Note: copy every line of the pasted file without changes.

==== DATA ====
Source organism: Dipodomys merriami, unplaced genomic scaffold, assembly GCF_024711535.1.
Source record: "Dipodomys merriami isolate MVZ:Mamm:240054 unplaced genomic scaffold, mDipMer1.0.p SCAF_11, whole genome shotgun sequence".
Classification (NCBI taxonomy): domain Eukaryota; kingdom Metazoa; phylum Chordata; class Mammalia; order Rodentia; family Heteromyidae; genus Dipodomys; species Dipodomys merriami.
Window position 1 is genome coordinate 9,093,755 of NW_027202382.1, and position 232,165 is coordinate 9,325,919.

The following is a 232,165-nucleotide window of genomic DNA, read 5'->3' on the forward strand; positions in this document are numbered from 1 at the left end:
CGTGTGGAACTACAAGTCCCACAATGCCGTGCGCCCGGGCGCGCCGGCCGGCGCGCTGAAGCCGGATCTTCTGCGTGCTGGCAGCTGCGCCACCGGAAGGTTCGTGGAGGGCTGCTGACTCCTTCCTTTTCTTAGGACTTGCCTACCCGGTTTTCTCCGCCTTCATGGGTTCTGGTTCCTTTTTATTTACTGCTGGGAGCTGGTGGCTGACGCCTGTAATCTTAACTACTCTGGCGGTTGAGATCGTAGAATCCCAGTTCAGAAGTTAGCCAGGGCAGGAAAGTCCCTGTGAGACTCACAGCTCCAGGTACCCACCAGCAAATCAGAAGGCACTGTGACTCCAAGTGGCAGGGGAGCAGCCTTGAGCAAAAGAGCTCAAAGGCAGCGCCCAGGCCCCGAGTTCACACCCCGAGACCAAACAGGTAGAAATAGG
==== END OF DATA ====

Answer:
Source organism: Dipodomys merriami, unplaced genomic scaffold, assembly GCF_024711535.1.
Source record: "Dipodomys merriami isolate MVZ:Mamm:240054 unplaced genomic scaffold, mDipMer1.0.p SCAF_11, whole genome shotgun sequence".
Classification (NCBI taxonomy): domain Eukaryota; kingdom Metazoa; phylum Chordata; class Mammalia; order Rodentia; family Heteromyidae; genus Dipodomys; species Dipodomys merriami.
Window position 1 is genome coordinate 9,093,755 of NW_027202382.1, and position 232,165 is coordinate 9,325,919.

The following is a 232,165-nucleotide window of genomic DNA, read 5'->3' on the forward strand; positions in this document are numbered from 1 at the left end:
CGTGTGGAACTACAAGTCCCACAATGCCGTGCGCCCGGGCGCGCCGGCCGGCGCGCTGAAGCCGGATCTTCTGCGTGCTGGCAGCTGCGCCACCGGAAGGTTCGTGGAGGGCTGCTGACTCCTTCCTTTTCTTAGGACTTGCCTACCCGGTTTTCTCCGCCTTCATGGGTTCTGGTTCCTTTTTATTTACTGCTGGGAGCTGGTGGCTGACGCCTGTAATCTTAACTACTCTGGCGGTTGAGATCGTAGAATCCCAGTTCAGAAGTTAGCCAGGGCAGGAAAGTCCCTGTGAGACTCACAGCTCCAGGTACCCACCAGCAAATCAGAAGGCACTGTGACTCCAAGTGGCAGGGGAGCAGCCTTGAGCAAAAGAGCTCAAAGGCAGCGCCCAGGCCCCGAGTTCACACCCCGAGACCAAACAGGTAGAAATAGG